The Consequence of Silence

Many employees in California do complain or refuse to participate in illegal practices and behavior by their employer because they feel such activities are illegal, unfair, immoral or dangerous. For those who have already complained about illegal activities, this Guide will provide you with some tips and resources for moving forward with your complaints.

However, many employees who notice illegal are tempted to stay silent. After all, opposition to retaliation can take many forms and can put the employee at risk for termination, harassment, intimidation and other adverse employment actions by their employer. So many employees understandably choose to remain silent out of fear. Succumbing to this intimidation is a tragedy because it implicitly supports the employer’s wrongful and illegal conduct and may put others at risk. For example, if an employee fails to oppose an employer practice that creates unsafe working conditions, other employees or members of the public could be injured by the dangerous conditions. In the case of the United Peanut Company, employees decided to remain silent in the face of very obvious unsafe and unsanitary working conditions at several locations of the company. As a result, several people died of salmonella poisoning. Staying silent can kill.

Remaining silent can also have terrible effects on the employee’s emotional and physical health. If the issue involves an unsafe condition in the workplace, the employee places his/her own health at risk by not complaining. Even if it doesn’t, the stress that can result from keeping all of the concern and frustration bottled up inside can have very negative effects on the employee who is a witness to the illegal activity, resulting in depression, anxiety, sleeplessness and domestic problems. Some employees who don’t complain might not be able to continue working under such stressful situations, resulting in leaves for mental conditions, or worker’s compensation or disability claims. Further, employees who do not object to the illegal activity might experience terrible guilt, shame and low self-esteem for not doing the right thing—objecting to the illegal practices.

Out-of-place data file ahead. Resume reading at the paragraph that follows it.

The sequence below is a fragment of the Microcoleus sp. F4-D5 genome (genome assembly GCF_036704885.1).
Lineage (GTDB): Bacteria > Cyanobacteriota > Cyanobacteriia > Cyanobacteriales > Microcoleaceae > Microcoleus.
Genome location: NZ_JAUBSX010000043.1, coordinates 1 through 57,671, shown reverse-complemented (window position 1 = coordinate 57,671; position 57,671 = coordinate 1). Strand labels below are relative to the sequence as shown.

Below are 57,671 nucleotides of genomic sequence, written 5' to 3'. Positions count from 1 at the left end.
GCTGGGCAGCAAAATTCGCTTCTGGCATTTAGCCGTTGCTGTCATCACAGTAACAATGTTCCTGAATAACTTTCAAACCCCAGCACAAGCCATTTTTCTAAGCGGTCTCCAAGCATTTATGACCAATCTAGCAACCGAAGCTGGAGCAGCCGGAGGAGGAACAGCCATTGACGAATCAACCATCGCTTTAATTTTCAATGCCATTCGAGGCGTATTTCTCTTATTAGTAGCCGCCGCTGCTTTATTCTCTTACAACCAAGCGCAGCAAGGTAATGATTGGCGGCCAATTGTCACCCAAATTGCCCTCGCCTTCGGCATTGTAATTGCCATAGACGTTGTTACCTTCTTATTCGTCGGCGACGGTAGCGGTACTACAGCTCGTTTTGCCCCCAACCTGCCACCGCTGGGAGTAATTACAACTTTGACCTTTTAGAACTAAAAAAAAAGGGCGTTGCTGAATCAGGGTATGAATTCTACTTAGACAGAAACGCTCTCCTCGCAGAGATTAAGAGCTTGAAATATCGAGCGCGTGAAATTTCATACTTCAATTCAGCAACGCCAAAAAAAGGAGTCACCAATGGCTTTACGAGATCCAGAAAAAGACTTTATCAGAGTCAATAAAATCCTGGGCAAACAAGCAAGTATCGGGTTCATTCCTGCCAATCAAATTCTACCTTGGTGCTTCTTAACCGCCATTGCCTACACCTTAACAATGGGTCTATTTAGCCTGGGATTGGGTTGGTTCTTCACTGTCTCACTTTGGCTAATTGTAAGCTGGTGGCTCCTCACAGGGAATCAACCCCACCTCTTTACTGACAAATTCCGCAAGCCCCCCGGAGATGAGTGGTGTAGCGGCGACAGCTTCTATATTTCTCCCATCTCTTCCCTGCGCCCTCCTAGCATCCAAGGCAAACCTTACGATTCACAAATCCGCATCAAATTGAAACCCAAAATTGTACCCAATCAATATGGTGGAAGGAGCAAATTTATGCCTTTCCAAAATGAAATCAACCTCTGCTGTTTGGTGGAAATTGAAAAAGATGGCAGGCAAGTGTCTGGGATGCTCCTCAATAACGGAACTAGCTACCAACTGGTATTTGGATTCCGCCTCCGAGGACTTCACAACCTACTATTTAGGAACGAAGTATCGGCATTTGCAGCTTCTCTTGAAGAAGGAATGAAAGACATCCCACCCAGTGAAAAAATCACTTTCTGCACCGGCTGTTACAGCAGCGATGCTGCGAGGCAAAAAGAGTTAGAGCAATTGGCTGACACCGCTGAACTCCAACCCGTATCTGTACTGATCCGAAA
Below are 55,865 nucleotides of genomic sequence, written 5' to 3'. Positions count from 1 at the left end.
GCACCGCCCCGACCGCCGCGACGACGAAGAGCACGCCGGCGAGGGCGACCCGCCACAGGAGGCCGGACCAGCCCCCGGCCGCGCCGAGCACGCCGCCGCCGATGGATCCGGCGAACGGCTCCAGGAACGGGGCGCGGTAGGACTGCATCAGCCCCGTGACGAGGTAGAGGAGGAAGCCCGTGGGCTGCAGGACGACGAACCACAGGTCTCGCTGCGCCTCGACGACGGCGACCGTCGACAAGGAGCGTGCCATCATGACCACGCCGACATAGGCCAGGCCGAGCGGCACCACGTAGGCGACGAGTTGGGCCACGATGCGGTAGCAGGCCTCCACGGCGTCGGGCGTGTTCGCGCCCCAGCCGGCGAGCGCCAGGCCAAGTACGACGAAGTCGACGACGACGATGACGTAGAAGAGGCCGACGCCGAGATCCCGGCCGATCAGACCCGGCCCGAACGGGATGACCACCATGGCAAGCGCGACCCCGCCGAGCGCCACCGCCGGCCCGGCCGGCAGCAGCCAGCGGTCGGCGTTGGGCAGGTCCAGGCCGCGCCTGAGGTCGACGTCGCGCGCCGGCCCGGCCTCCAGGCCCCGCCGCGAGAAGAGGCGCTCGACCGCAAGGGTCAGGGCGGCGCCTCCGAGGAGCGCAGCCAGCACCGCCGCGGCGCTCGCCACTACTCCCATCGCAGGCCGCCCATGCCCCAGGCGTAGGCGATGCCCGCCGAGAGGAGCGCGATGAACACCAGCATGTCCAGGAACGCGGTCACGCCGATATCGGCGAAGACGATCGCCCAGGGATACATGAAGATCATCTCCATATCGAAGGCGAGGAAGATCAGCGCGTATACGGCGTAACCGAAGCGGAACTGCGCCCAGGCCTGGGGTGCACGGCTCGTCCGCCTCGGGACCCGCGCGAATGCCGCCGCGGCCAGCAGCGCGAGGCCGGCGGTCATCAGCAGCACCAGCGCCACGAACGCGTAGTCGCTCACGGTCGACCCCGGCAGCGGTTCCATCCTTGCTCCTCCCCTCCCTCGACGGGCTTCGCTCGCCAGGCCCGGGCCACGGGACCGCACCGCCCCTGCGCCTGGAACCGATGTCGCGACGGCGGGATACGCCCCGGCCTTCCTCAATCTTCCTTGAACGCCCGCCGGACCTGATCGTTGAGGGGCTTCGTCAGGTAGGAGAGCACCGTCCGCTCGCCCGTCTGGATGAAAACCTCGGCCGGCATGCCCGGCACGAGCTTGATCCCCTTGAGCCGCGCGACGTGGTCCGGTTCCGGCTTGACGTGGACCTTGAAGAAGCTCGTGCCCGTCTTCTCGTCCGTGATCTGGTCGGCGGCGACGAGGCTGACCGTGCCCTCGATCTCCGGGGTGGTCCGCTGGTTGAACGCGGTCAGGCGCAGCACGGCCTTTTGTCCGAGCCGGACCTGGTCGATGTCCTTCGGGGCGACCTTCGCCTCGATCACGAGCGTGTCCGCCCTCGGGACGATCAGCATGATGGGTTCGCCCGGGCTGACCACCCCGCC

Some employees go into denial, refusing to believe that their employer could engage in conduct so reprehensible as to put the safety of their workers, or the public in danger. So, they may not push matters too much with their employers, even if situations where they have registered some kind of complaint. Please keep in mind that the frequency of illegal conduct by employers is truly shocking, and behavior engaged in by employers is not infrequently just purely outrageous. For example, in a case currently handled by the Law Offices of Daniel Feder, a supervisor of a food processing plant noticed that knife blades of knives used to cut fresh fruit for packaging were breaking off with great frequency, whilst the company had disabled legally required metal detectors used to catch broken blades because the metal detectors slowed down the work process. In another case, workers at a bread factory were using their bare hands to reach into the dough mixers after using the bathrooms without using their hands. When an employee complained about this, he was retaliated against and terminated for a totally fabricated reason. He recovered substantial damages from the employer after the case was filed.

If you think that your employer is engaged in some kind of “fishy” behavior, they most likely are. In some situations, the conduct is obviously illegal. In others, the conduct may or may not be legal. A free consultation is smart in either situation.

Next Up: What Is Retaliation

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